Charles Gilchrist has women problems.
After months of being criticized by Montgomery County women, notably council member Esther Gelman, over his few women appointees, the executive last week appointed three women to top county posts.
On the day following their appointments, however, he fired Elise Hall, 35, the director of landlord-tenant affairs.Gilchrist named his staff specialist on housing, Rick Ferrara, 35, acting director.
Moreover, one of the three new appointments, Romona Kaye Zielinski of Midland, Mich., proved controversial. Gilchrist picked the 38-year-old Zielinski to head the county Health Systems Planning Department. Members of the Health Systems Planning Board, who administer the department, questioned the circumstances of Zielinski's departure from her last job, as head of a similar board in Michigan.
Although a letter from her former employers affirming her resignation quieted rumors that she had been fired, the issue prompted the County Council to delay her confirmation.
The council this week unanimously approved Gilchrist's other two appointments, both of which promote acting department heads to permanent positions: Jacqueline Rogers as head of the Department of Housing and Community Development and Ioanna T. Morfessis as director of the Office of Economic Development.
"I just hope wherever there are competnent women they will be given every consideration for appointment," said Gelman. "I'm delighted that some have come through."
But others have accused Gilchrist of using the appointments as a smokescreen for the firing of Hall.
"That's nonsense," said Gilchrist. He explained that he had to tie the department hirings and the dismissal to council action on his plans to reorganize county departments.
Gilchrist, in what he termed an attempt to improve government efficiency, recommended some shifts in the county bureaucracy.
Recently the council approved enlarging the departments Rogers and Morfessis head but rejected Gilchrist's bid to merge the Office of Landlord and Tenant Affairs with the Department of Consumer Affairs. That action would have eliminated Hall's job.Hall is an appointee Gilchrist inherited from former county executive James Gleason.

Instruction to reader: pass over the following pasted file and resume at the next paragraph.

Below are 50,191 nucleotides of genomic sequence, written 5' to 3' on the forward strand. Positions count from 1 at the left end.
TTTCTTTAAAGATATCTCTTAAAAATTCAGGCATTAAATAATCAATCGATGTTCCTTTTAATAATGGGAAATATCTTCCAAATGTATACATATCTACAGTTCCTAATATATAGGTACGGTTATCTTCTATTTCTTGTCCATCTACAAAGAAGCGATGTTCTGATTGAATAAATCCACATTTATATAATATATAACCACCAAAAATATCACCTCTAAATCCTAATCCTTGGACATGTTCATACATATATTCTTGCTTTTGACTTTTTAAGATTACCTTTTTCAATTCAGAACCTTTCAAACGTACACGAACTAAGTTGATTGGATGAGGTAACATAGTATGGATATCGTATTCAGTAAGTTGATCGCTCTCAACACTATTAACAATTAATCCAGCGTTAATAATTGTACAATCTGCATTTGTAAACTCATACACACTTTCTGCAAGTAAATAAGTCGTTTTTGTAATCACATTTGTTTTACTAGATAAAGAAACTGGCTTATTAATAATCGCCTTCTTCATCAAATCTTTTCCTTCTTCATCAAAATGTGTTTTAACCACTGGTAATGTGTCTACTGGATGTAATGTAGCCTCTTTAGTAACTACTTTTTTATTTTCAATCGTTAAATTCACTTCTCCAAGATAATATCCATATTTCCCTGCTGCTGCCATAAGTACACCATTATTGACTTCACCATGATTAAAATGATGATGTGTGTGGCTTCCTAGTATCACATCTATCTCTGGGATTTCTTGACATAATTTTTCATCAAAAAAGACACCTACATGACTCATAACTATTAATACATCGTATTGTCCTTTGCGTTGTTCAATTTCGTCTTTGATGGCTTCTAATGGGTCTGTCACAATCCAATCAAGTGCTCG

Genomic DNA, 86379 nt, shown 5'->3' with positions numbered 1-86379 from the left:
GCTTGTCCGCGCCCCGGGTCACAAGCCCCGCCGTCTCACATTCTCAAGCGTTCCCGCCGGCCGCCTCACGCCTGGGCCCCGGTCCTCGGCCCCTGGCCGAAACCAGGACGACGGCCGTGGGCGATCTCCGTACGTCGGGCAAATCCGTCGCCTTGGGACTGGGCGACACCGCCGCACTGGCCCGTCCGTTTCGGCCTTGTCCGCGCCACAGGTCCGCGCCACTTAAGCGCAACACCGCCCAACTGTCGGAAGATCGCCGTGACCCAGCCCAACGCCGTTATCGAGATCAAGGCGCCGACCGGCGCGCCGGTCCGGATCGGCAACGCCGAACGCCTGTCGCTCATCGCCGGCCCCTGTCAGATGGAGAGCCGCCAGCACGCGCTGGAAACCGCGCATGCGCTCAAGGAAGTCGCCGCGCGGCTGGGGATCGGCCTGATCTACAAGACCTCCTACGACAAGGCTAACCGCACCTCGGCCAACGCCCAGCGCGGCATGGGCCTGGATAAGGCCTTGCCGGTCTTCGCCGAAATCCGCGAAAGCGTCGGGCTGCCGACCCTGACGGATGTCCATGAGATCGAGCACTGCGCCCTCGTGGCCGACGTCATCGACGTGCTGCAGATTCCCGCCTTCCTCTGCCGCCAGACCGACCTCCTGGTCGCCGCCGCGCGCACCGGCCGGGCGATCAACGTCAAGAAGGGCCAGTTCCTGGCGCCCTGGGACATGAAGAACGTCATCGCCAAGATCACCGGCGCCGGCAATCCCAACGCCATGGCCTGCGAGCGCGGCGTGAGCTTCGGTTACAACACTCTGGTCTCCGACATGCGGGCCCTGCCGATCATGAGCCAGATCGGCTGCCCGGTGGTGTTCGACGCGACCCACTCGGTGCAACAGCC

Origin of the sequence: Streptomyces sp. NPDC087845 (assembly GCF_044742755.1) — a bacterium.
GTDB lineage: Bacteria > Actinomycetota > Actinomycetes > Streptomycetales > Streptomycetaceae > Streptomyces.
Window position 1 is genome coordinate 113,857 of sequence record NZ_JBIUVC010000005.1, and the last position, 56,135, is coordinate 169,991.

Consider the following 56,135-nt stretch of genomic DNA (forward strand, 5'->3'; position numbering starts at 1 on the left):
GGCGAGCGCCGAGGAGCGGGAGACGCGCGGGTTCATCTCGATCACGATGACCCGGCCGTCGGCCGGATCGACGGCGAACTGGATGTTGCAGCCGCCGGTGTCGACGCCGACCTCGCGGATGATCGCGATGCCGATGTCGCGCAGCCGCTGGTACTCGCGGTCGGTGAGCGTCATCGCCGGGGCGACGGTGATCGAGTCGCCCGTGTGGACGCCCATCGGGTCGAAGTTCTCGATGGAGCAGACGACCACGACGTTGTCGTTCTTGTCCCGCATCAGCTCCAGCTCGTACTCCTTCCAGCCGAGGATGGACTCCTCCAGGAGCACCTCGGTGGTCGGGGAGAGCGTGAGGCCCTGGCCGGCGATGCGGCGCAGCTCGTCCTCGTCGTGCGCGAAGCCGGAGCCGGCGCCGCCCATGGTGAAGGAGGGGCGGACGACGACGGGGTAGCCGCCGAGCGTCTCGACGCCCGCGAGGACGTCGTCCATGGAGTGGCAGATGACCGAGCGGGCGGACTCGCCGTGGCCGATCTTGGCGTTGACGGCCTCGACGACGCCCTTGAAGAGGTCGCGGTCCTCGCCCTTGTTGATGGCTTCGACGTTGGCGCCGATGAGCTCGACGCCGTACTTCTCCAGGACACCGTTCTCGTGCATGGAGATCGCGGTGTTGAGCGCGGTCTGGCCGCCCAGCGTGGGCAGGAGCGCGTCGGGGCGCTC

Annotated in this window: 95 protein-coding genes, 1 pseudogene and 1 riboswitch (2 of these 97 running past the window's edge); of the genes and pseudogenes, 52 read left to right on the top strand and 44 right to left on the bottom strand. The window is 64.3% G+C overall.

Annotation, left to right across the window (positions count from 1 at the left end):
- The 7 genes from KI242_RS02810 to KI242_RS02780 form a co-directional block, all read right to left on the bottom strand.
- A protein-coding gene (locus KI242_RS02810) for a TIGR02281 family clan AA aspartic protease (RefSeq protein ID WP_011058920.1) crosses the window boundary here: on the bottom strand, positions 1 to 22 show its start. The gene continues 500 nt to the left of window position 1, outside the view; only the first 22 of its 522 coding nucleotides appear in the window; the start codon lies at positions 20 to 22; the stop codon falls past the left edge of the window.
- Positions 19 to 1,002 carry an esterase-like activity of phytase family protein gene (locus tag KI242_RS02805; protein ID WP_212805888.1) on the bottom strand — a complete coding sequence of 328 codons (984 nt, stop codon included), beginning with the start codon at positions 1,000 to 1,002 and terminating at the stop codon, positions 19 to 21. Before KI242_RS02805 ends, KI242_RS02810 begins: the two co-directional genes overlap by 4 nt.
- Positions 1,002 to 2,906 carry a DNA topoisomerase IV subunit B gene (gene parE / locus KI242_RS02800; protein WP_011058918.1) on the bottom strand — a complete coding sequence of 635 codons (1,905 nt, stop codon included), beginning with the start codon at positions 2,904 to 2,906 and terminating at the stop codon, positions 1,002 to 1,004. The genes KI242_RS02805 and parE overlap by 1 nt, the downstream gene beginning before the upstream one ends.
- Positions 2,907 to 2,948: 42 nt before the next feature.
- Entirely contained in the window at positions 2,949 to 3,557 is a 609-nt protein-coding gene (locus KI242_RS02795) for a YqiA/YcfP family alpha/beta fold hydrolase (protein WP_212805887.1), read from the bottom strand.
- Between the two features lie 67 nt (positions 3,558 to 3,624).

Gilchrist said that when the council decided to leave the landord-tenant office intact, he had to make a decision on Hall.
"He told me he had chosen to take a new direction," said Hall, who admitted being upset about her dismissal.
"I've been with the agency since its inception," she said. "I think the agency performed with high professionalism and its track record is admirable. In six years, we've never lost a court case."
According to observers, some county tenant advocates felt Hall was too prolandlord.
"I don't know that the executive believed that," said Rick Ferrara, who replaced Hall this week. "But the fact that she left that impression with tenant associations was a problem. I hope to try not to repeat that, but only time will tell whether I'll be successful."
Both Rogers and Morfessis will be nonmerit employes, that is, appointees not within the county system. Rogers, 38, will earn $44,000 and Morfessis, 28, will earn $35,000. The two women say they have worked together before and look forward to cooperation between their departments.
Zielinski, if approved by the council, would be paid $45,400.
Gilchrist said Rogers and Morfessis were obvious choices for their jobs but added that he selected Zielinski because he sought a woman for that position.
"They are all excellent choices," Gilchrist added.